LONDON (Reuters) - Commodities will attract more investors in 2008, extending a trend that has boosted investment in the asset class by more than $160 billion (82 billion pounds) since 2001, Barclays Capital said.
Commodity assets under management reached $175 billion in 2007, a rise of $41 billion over the year -- second only to the record increase of $48 billion in 2006.
“The recent robust performance of commodity assets despite the difficulties currently facing financial markets suggests further strong growth in 2008,” Barclays Capital wrote in a note published late on Thursday.
Commodity investments are notoriously hard to track because of a lack of clear data.
Barclays Capital bases its assessment of how much money institutional investors, such as pension funds and insurers, have piled into commodities on an analysis of reported figures for exchange-traded commodity products, medium-term notes and U.S. commodity-linked mutual funds.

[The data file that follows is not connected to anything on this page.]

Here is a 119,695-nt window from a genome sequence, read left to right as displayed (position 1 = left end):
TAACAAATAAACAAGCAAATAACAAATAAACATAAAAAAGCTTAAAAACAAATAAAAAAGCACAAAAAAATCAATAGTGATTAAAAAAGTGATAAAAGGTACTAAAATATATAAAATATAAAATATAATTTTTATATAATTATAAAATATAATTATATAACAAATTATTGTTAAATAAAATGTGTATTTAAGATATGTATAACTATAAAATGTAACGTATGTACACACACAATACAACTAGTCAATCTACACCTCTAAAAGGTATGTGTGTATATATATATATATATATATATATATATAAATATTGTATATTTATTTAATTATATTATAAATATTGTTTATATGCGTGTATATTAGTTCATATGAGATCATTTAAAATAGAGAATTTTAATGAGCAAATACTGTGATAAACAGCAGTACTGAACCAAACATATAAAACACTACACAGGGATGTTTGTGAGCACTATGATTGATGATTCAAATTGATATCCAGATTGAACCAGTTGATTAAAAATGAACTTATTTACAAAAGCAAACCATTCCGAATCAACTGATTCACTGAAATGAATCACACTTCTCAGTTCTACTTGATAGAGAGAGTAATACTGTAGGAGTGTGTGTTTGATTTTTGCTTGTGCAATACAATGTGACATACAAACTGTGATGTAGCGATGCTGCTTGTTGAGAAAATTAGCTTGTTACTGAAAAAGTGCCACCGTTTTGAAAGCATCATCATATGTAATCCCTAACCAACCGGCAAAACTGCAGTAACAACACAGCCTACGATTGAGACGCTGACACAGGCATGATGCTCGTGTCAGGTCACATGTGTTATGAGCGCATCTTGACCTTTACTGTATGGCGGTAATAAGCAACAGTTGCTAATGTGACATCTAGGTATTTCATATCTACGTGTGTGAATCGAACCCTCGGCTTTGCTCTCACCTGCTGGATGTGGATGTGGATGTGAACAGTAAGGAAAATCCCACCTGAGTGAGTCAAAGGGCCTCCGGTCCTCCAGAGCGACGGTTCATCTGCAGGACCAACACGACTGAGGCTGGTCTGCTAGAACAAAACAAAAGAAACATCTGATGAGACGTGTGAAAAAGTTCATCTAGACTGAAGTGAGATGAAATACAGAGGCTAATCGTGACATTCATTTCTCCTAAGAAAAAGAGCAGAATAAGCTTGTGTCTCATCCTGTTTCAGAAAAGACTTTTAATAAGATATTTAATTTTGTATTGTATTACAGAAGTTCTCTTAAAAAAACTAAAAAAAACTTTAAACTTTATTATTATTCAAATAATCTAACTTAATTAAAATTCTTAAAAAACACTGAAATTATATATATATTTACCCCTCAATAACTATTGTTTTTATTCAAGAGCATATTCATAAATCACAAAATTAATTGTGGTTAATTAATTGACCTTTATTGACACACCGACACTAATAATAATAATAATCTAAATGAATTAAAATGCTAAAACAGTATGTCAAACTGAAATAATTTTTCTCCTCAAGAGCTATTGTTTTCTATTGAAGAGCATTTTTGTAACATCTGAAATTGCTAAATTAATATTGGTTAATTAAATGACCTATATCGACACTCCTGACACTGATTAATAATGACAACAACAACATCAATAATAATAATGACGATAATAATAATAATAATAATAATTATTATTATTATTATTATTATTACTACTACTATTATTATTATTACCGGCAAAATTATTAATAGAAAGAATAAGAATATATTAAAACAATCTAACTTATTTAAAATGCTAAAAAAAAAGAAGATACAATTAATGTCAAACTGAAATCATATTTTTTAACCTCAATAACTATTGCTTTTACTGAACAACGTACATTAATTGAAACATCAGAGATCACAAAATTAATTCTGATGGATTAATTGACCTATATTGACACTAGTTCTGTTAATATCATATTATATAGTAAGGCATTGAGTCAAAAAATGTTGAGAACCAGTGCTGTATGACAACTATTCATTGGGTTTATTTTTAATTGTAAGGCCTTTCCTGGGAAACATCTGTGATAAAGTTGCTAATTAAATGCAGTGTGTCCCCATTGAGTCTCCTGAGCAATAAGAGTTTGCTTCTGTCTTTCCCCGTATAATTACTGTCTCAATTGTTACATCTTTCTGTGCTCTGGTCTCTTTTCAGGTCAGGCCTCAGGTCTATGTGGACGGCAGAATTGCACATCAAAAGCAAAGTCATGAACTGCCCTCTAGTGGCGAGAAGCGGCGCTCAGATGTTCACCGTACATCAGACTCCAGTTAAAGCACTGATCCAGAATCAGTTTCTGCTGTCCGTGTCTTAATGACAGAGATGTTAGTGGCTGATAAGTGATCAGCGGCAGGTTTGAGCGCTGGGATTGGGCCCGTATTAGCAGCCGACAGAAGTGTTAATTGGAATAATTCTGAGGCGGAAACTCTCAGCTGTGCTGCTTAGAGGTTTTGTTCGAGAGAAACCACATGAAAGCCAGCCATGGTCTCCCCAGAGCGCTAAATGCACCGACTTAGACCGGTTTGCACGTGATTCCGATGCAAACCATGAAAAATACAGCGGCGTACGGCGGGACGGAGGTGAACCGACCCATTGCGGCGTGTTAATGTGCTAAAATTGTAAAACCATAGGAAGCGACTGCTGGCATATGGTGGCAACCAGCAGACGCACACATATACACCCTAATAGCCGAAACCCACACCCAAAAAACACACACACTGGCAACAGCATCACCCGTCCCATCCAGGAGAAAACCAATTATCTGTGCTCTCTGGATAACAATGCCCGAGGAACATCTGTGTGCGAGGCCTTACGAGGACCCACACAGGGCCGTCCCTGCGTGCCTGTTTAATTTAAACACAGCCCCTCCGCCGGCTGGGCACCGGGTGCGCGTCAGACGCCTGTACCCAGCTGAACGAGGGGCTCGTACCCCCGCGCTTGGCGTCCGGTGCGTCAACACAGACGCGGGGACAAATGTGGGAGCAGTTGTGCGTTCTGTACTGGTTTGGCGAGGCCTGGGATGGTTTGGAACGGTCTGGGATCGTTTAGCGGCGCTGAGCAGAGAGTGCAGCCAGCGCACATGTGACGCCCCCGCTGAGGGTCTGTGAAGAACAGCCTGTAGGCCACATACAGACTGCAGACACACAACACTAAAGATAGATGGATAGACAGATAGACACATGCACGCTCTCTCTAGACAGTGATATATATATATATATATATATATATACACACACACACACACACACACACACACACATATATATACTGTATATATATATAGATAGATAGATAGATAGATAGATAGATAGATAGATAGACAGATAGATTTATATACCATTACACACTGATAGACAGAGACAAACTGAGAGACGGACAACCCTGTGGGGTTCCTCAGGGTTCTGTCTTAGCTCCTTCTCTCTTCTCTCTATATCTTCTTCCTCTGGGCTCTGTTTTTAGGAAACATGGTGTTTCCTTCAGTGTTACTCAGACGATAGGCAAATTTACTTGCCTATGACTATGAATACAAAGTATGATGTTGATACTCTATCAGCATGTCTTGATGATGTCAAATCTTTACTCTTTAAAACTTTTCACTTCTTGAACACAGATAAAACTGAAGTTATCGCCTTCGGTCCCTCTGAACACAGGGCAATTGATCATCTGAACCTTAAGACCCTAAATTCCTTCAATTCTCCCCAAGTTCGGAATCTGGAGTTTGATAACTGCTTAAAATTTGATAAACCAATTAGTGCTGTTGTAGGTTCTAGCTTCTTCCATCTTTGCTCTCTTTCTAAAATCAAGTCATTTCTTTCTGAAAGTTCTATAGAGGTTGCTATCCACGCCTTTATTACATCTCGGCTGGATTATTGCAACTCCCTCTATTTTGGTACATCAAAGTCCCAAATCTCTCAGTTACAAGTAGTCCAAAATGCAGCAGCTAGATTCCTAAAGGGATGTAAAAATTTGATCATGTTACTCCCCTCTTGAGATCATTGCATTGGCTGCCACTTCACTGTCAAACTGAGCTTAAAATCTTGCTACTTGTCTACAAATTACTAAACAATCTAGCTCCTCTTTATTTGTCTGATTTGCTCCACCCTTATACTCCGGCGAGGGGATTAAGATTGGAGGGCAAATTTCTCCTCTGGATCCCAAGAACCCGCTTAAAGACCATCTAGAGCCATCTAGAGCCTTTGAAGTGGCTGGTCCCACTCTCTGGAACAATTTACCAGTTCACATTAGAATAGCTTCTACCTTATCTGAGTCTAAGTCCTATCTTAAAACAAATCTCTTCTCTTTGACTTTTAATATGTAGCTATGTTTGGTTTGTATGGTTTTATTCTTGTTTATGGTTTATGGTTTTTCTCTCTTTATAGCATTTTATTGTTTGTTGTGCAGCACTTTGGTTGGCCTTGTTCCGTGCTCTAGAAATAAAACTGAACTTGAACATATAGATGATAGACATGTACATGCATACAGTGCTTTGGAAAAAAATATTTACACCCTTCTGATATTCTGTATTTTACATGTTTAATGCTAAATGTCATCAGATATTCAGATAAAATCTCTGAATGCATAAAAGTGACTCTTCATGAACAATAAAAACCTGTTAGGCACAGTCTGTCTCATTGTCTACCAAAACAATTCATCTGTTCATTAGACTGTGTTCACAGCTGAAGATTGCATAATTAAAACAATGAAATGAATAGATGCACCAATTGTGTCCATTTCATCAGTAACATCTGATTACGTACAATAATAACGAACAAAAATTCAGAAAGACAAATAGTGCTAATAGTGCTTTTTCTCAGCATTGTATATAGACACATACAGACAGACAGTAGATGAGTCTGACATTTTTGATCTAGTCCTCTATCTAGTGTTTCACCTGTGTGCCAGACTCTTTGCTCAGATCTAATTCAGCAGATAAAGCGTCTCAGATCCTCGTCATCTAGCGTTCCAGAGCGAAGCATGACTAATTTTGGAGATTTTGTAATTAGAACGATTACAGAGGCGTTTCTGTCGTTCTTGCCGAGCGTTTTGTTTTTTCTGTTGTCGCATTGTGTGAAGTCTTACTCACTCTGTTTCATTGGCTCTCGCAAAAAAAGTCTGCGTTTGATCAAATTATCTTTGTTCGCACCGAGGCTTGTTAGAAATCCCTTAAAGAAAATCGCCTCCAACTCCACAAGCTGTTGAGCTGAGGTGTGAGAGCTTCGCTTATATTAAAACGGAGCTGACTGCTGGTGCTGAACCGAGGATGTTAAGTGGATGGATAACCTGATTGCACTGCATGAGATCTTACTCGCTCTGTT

Standard & Poor’s told Reuters investment linked to its S&P GSCI index and other similar indices was estimated to rise to $150 billion in 2008, up from $110 in 2007.
Dow Jones estimated $42 billion was tracking its index by the fourth quarter of 2007 out of a total of $145 billion using long-only index strategies.
As commodities trade grows in sophistication, long-term investors have experimented with new approaches, including using hedge funds, which have traditionally been used by short-term speculators and take both long and short positions on the markets.
This has played a part in boosting hedge fund interest, which has risen significantly.
Data from the the U.S. Commodity Futures Trading Commission showed net long positions held by non-commercial players in the major U.S. commodity futures markets hit an all-time high of more than 1.3 million lots on the final trading day of 2007.
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